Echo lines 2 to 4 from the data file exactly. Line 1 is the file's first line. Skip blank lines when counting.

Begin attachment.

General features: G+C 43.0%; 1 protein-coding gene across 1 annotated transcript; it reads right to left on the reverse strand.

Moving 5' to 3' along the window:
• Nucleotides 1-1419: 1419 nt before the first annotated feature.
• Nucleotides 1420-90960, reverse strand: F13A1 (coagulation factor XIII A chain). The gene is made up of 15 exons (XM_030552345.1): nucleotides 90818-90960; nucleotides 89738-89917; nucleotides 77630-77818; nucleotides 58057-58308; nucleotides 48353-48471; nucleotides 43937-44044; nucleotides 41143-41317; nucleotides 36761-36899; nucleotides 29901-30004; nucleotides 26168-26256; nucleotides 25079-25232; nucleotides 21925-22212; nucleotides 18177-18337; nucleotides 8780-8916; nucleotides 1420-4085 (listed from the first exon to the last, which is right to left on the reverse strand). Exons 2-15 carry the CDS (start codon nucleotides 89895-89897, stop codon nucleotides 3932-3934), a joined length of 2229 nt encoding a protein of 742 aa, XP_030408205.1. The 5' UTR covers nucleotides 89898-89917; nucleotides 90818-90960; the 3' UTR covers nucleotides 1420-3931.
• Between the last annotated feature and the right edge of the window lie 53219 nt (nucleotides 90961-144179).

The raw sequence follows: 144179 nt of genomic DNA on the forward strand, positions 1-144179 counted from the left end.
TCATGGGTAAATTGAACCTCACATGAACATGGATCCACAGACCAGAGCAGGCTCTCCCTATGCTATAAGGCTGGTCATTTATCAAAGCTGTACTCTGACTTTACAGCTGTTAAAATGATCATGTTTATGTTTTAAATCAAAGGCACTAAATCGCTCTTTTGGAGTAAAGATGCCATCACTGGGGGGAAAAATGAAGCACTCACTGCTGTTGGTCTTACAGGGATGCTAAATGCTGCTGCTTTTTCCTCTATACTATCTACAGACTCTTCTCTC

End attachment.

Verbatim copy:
Moving 5' to 3' along the window:
• Nucleotides 1-1419: 1419 nt before the first annotated feature.
• Nucleotides 1420-90960, reverse strand: F13A1 (coagulation factor XIII A chain). The gene is made up of 15 exons (XM_030552345.1): nucleotides 90818-90960; nucleotides 89738-89917; nucleotides 77630-77818; nucleotides 58057-58308; nucleotides 48353-48471; nucleotides 43937-44044; nucleotides 41143-41317; nucleotides 36761-36899; nucleotides 29901-30004; nucleotides 26168-26256; nucleotides 25079-25232; nucleotides 21925-22212; nucleotides 18177-18337; nucleotides 8780-8916; nucleotides 1420-4085 (listed from the first exon to the last, which is right to left on the reverse strand). Exons 2-15 carry the CDS (start codon nucleotides 89895-89897, stop codon nucleotides 3932-3934), a joined length of 2229 nt encoding a protein of 742 aa, XP_030408205.1. The 5' UTR covers nucleotides 89898-89917; nucleotides 90818-90960; the 3' UTR covers nucleotides 1420-3931.